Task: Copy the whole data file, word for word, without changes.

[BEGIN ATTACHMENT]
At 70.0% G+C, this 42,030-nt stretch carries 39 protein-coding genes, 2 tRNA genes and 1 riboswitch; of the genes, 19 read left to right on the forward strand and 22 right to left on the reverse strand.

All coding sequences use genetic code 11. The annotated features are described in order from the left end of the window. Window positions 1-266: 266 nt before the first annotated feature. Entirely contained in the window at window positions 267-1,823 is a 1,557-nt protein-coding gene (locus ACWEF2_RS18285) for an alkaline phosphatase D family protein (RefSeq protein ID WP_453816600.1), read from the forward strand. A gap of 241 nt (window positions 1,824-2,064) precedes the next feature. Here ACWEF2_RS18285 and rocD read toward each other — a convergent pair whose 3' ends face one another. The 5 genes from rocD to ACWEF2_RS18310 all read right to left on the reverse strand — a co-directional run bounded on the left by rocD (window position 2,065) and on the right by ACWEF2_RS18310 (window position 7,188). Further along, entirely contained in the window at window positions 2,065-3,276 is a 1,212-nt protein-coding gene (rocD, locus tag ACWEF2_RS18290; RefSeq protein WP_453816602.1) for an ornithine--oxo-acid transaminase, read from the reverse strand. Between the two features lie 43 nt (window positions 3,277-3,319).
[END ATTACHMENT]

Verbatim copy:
At 70.0% G+C, this 42,030-nt stretch carries 39 protein-coding genes, 2 tRNA genes and 1 riboswitch; of the genes, 19 read left to right on the forward strand and 22 right to left on the reverse strand.

All coding sequences use genetic code 11. The annotated features are described in order from the left end of the window. Window positions 1-266: 266 nt before the first annotated feature. Entirely contained in the window at window positions 267-1,823 is a 1,557-nt protein-coding gene (locus ACWEF2_RS18285) for an alkaline phosphatase D family protein (RefSeq protein ID WP_453816600.1), read from the forward strand. A gap of 241 nt (window positions 1,824-2,064) precedes the next feature. Here ACWEF2_RS18285 and rocD read toward each other — a convergent pair whose 3' ends face one another. The 5 genes from rocD to ACWEF2_RS18310 all read right to left on the reverse strand — a co-directional run bounded on the left by rocD (window position 2,065) and on the right by ACWEF2_RS18310 (window position 7,188). Further along, entirely contained in the window at window positions 2,065-3,276 is a 1,212-nt protein-coding gene (rocD, locus tag ACWEF2_RS18290; RefSeq protein WP_453816602.1) for an ornithine--oxo-acid transaminase, read from the reverse strand. Between the two features lie 43 nt (window positions 3,277-3,319).